Welsh Labour Grassroots: Working on the Fringe
By Sophie WilliamsAlways engaging and informative, this year's Welsh Labour Grassroots fringe event at Welsh Labour Conference in Llandudno was particularly refreshing. Attracting a good turnout (including ordinary party members, AMs and even Welsh Government ministers) and featuring four excellent speakers, this was a rare opportunity for left thinking members to come together to discuss the Party’s current political direction, both in Welsh and UK terms.
Recently selected Gower parliamentary candidate, Liz Evans, kicked off with a revealing insight into the campaign in this marginal seat. Although one of the longest held Labour constituencies in the UK, Gower is facing demographic change and rising disillusionment with politics, a feeling undoubtedly influenced by the impact of divisive Con-Dem policies on the most deprived areas. Liz was keen to reverse this disengagement through adopting policies (the Living Wage, commitment to investment in the public sector and its workforce and the restoration of trade union and employment rights) to win back working class Labour voters and restore and reinforce the voice of ordinary people.
Welsh Labour’s number two candidate for the European elections on May 22, Jayne Bryant, contributed an invaluable overview of the need for a strong Labour vote and the need for more socialist MEPs, and highlighted the fact that currently only 13 out of 73 UK MEPs are Labour, a which serves as a reminder of the urgent need to strengthen the voice of socialism in Europe.
The final two speakers, the Welsh Government Finance Minister, Jane Hutt and Mark Drakeford, the Minister for Health and Social Services, were both in a reflective mood. Jane and Mark have been at the centre of Wales’ devolved government from its inception and currently hold two of the most demanding ministerial portfolios, both very much having to contend with the impact of austerity. Their contributions looked back over the years to re-engage with the fundamental philosophical and political principles that continue to motivate their decision making in power. Both were clearly angry at the mounting Tory attack on Wales and the Welsh Way of social governance. Jane gave a comprehensive overview of the Assembly’s many achievements under Labour since 1999 - highlighting key policy successes, including the ‘Flying Start’ early years programme which supports children and families in deprived areas and the youth employment scheme, Jobs Growth Wales. Mark was keen for members to consider the wider global picture, looking forward to the series of key political events taking place over the next year, from the European elections to the UK General election, and their implications for a changing political landscape. A key reflection centred on the potential impact of the Scottish referendum on Wales, and the pressing need to start a dialogue on this topic, and an assessment of the Tory attacks on Welsh public services and particularly our NHS – driven by the need for neo-liberals to destroy any indications that a non-privatised, pro-public sector model of governance can work well.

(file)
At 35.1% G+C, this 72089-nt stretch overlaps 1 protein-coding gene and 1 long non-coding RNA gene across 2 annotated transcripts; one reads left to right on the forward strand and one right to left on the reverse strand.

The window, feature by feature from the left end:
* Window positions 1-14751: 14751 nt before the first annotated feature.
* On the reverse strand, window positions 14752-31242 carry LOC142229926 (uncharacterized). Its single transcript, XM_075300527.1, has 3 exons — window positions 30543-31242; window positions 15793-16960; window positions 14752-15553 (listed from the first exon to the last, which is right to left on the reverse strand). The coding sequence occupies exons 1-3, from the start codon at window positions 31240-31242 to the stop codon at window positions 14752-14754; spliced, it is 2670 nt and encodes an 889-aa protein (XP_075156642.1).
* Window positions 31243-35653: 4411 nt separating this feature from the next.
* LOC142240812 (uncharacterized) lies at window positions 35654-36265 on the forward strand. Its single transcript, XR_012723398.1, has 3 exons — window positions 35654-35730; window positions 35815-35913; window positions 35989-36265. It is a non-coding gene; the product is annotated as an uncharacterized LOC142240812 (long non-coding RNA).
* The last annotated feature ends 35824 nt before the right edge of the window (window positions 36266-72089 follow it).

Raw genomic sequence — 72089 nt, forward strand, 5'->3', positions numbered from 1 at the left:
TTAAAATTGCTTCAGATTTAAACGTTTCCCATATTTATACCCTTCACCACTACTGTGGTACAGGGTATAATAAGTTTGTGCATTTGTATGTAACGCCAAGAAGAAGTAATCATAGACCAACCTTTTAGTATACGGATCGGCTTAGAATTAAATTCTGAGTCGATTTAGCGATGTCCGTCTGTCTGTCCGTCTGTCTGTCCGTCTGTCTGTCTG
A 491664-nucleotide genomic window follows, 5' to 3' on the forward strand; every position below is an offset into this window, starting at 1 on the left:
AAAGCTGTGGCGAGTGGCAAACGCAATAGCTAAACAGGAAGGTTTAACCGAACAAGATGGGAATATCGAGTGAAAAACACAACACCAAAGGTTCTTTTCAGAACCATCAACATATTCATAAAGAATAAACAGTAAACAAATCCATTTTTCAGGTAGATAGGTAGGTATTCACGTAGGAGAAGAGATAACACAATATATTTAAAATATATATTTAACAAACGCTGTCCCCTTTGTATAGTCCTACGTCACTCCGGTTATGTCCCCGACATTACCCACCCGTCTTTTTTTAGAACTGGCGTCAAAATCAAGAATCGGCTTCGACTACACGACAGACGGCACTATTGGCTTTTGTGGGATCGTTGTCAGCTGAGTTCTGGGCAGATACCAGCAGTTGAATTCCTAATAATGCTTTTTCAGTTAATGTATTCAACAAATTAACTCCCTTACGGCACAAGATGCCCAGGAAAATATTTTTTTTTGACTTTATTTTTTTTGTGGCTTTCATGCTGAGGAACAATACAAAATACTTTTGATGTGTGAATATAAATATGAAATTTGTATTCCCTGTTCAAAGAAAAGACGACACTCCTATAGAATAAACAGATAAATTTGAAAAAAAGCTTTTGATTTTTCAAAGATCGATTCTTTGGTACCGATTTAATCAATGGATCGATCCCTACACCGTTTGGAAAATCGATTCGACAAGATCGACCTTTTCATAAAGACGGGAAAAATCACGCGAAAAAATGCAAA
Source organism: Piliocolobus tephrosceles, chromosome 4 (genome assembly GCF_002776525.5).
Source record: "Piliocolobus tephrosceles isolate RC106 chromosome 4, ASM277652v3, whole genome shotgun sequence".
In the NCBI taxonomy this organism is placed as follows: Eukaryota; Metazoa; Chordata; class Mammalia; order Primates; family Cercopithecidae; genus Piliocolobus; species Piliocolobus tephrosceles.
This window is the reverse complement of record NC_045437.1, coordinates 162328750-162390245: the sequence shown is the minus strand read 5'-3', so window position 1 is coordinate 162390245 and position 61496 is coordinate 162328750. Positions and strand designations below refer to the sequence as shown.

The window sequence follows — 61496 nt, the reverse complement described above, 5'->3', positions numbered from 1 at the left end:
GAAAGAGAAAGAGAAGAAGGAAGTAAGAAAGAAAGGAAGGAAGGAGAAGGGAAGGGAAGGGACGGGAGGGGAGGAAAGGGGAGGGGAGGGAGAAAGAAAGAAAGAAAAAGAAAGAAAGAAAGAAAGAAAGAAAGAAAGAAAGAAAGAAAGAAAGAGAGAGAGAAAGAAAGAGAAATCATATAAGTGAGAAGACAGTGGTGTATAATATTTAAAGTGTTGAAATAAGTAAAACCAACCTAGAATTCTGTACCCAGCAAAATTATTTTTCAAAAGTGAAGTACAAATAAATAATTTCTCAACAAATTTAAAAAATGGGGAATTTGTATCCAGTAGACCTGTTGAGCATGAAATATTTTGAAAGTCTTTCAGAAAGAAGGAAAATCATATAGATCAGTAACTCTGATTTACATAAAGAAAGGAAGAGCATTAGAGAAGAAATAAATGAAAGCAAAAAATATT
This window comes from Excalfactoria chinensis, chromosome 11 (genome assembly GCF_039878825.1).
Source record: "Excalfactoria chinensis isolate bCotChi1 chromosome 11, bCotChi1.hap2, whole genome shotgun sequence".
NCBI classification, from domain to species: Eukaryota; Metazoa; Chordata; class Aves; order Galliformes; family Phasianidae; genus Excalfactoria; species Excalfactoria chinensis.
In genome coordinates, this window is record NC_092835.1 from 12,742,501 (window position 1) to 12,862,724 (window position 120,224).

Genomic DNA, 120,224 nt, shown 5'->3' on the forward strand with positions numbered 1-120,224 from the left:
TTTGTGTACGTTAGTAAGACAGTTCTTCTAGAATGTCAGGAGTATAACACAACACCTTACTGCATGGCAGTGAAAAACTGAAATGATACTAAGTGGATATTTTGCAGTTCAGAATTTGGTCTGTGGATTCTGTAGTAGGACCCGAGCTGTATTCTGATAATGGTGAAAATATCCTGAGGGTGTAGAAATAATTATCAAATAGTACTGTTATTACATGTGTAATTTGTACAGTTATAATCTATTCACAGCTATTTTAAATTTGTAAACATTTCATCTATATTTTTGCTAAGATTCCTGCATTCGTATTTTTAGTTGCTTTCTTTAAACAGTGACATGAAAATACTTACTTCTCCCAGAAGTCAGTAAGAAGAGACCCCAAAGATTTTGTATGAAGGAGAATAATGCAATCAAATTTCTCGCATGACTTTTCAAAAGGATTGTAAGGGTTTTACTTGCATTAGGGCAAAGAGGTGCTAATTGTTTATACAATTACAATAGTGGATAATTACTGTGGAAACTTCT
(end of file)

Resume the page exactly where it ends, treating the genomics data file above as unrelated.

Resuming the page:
Questions to all four speakers were wide-ranging, from zero-hour contracts to Ed Miliband’s conference pledge to create a reserved powers model for Wales, akin to that of Scotland. The conclusion was that we need to fight back against Tory attacks and reinforce our message that, despite the strain of austerity, Welsh Labour’s policies are working.
This article appears in the current issue of Labour Briefing magazine.